Comment by elriggs on Today a Tragedy · 2019-06-12T19:12:02.893Z · score: 9 (2 votes) · LW · GW

Hey Will,

Today's the day. I was at work when I got the call, and I literally just went into the bathroom, sat on the shower step, and tried to process losing you.

You took care of a lot of your friends when they were being idiots. Do you remember when I had my wisdom teeth pulled, took a whole hydrocodone, and then we went to the speech and debate banquet? I was loopy, could barely stay awake, and I told that one girl "I'm not hitting on you or anything, but you're very beautiful".

You had to carry me out to my mom's car, haha

I hope one day you'll be able to read all these. I just want to give you a giant hug and tell you how stupid you were and then give you another hug.



Comment by elriggs on Today a Tragedy · 2019-04-12T02:47:05.683Z · score: 19 (5 votes) · LW · GW

Remember in high school when you wanted to rent a bounce house for your birthday? I went around to everyone trying to raise money for the cause, but I could only get $20 (all from myself, haha).

$20 isn't enough to rent a bounce house, but you found some employees testing bounce houses, paid them $20 to bounce on one for 20 minutes and left like a king.

I know, I know, I'm a day late, but still,

happy birthday man

Comment by elriggs on Modelling Model Comparisons · 2019-04-04T19:19:34.356Z · score: 1 (1 votes) · LW · GW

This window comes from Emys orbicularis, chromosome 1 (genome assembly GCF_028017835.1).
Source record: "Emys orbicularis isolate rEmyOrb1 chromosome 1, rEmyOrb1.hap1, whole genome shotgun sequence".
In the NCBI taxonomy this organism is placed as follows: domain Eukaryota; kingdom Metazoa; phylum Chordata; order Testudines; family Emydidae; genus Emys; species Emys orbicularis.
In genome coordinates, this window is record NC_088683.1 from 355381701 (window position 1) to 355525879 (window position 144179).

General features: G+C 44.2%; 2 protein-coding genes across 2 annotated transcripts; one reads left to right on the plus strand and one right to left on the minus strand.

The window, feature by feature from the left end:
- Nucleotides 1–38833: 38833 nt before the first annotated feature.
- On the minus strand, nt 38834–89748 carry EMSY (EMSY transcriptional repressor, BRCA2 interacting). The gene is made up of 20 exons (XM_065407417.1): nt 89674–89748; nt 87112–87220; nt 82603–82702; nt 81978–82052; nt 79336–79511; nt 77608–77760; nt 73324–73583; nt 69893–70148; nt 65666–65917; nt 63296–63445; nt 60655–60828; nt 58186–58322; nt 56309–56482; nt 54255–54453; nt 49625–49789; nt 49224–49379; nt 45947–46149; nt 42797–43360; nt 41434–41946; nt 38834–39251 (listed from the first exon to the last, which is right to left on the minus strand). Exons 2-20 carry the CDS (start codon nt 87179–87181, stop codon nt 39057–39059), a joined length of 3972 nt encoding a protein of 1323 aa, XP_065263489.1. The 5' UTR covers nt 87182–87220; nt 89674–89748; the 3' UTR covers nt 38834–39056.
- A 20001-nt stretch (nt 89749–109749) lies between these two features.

I almost agree with your Type 2 = "system", replace [at a different level of abstraction] with [in a different model]. Going from quarks to atoms to chairs would be different levels of abstraction, yes, but I'm trying to point at a an even broader comparison with "system" being just a subset.

For example, I could describe the object "apple" using physics, chemistry, language, and photography. Comparing atoms with words with pixels wouldn't be just varying abstractions, at least in my understanding of the word abstractions.

I've read your article, and thoroughly enjoyed the topic you were addressing directly. I believe you linked it for the similarity between "multiple objects in relation form a new object at a different level of abstraction" and progressing through each Kegan stage, is that correct?

Comment by elriggs on New GreaterWrong feature: anti-kibitzer (hides post/comment author names and karma values) · 2018-10-20T20:29:07.041Z · score: 3 (2 votes) · LW · GW

Definitely just missed it the first time around, my apologies.

Comment by elriggs on New GreaterWrong feature: anti-kibitzer (hides post/comment author names and karma values) · 2018-10-20T20:25:27.221Z · score: 6 (4 votes) · LW · GW

This fixes the issue entirely, thanks!

Comment by elriggs on New GreaterWrong feature: anti-kibitzer (hides post/comment author names and karma values) · 2018-10-20T02:11:08.994Z · score: 20 (8 votes) · LW · GW

I really like this feature, and will probably switch to reading on greaterwrong because of it. The only implementation choice I disagree with is the confirmation notification if you want to toggle it back on.